If Jesus asked you what you wanted him to do for you, what would you say?
That happened to Bartimaeus, a blind man sitting beside the road outside of Jericho, as Jesus and his disciples were leaving the city. When Bartimaeus heard that it was Jesus passing by, he started yelling, “Jesus, Son of David, have mercy on me.” Those nearby rebuked him and told him to be quiet, but he shouted all the louder, “Son of David have mercy on me.”
Mark reports that in spite of the large crowd and the efforts to suppress Bartimaeus’ shouts, Jesus stopped. He was willing to let his journey be interrupted by this man. Though he could see that Bartimaeus was blind, he did not presume to act on his need. Instead, he asked, “What do you want me to do for you?”
What an opportunity for Bartimaeus! He knew his need – “Rabbi, I want to see.” Jesus granted his request. “Go, your faith has healed you,” and immediately Bartimaeus received his sight and followed Jesus. (Mark 10:46-52)
If you were able to meet Jesus face to face, how would you respond to Jesus’ question, “What do you want me to do for you?”
Sometimes we don’t know what our true need is. Even though Jesus may know, he may want to give us the opportunity to decide what to ask, for what we ask reveals where our heart is. James suggests in his letter that when we don’t receive what we ask for, we may be asking with the wrong motives. (James 4:3) Our physical needs are always more obvious, but sometimes we need other things such as eliminating a particular sin in our lives or offering and receiving forgiveness. Sometimes we ask for the wrong things, like James and John asking to sit at Jesus’ right and left hand when he came into his glory.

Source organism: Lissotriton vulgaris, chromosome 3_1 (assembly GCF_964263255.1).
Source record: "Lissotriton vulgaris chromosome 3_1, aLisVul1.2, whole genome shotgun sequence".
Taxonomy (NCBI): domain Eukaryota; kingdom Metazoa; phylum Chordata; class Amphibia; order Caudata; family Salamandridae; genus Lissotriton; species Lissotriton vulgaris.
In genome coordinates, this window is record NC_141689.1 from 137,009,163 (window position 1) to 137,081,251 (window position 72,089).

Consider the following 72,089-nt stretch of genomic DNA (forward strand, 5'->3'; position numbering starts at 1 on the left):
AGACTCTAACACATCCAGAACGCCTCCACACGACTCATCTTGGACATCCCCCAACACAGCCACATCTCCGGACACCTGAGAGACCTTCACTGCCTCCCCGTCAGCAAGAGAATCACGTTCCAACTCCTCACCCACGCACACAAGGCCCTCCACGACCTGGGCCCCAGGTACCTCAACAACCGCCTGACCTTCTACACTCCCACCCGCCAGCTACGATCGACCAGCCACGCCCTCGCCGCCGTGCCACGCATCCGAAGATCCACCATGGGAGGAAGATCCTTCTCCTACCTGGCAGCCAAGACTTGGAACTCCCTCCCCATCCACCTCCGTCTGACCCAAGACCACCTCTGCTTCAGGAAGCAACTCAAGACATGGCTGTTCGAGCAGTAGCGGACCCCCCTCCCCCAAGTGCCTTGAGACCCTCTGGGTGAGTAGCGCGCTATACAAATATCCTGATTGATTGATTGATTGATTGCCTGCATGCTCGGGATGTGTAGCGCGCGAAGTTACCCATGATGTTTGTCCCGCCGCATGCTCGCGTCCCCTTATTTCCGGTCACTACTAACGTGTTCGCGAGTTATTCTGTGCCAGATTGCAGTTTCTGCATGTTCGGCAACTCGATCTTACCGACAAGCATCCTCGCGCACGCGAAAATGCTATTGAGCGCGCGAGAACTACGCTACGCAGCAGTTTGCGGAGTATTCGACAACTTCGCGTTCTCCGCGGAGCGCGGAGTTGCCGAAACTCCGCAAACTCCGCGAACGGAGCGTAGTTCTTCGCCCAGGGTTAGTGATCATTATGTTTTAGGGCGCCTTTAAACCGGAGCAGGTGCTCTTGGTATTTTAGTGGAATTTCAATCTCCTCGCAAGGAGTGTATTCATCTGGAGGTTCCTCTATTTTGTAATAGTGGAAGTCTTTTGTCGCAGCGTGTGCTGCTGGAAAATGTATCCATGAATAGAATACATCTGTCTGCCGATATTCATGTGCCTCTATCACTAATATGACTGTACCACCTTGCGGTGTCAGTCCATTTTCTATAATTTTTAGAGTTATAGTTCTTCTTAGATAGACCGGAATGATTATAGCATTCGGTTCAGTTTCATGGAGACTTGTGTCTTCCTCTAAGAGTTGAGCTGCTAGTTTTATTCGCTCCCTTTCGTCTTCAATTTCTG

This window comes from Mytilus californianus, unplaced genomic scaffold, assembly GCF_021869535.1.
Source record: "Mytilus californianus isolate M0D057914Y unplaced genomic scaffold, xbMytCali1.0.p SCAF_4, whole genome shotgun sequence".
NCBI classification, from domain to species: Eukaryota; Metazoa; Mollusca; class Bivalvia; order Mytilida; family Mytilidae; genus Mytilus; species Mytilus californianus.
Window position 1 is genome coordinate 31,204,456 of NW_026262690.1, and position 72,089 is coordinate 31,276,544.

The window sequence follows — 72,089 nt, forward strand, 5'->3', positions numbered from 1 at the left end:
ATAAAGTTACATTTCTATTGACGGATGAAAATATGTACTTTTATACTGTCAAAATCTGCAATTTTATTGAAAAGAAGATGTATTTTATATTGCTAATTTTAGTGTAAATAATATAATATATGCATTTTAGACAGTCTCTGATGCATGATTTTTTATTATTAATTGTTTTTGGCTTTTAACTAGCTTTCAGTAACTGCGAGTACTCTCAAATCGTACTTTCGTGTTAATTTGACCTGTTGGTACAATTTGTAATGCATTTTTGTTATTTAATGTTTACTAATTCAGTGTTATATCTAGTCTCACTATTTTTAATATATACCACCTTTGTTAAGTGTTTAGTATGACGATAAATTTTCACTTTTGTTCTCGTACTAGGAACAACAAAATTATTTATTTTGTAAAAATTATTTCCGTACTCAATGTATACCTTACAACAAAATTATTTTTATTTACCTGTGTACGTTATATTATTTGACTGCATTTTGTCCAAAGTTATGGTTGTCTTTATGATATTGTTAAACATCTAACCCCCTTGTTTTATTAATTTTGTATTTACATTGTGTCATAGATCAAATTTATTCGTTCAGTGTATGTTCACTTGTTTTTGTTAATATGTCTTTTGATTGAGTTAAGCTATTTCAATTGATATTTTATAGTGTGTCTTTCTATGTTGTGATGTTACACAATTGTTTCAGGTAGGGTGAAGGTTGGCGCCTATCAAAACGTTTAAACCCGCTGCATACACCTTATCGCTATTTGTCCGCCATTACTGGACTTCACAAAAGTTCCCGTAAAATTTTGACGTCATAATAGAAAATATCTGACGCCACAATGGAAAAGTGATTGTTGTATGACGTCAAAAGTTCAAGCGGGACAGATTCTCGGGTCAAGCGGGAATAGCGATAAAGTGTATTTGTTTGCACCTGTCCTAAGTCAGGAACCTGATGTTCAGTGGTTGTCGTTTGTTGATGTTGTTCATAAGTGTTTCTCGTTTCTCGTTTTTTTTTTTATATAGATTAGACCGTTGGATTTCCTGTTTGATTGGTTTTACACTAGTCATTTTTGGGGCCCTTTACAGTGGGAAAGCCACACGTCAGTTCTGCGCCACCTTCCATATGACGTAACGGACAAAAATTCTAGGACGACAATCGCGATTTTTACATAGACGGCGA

Many years ago, a priest suggested that I imagine that I was alone with Jesus and give to him any need I had. For whatever reason, I found myself alone with Jesus on a country road on the way to my wife’s grandmother’s farm. I asked him to take the disorder and sin then present in my life. Like Bartimaeus, he did so immediately and completely. It was a watershed moment renewing and empowering my faith.
Solomon asked for wisdom instead of riches and God gave him both. I have never asked God for money or position, but he has more than provided for the needs of our family. I have had countless requests for my wife, children and grandchildren, and most of those requests have been answered. God loves to give us the gifts of the spirit described in Isaiah 11:2-3 and 1 Corinthians 12:7-11, and the fruits of the spirit described in Galatians 5: 22-23.
What do you want him to do for you?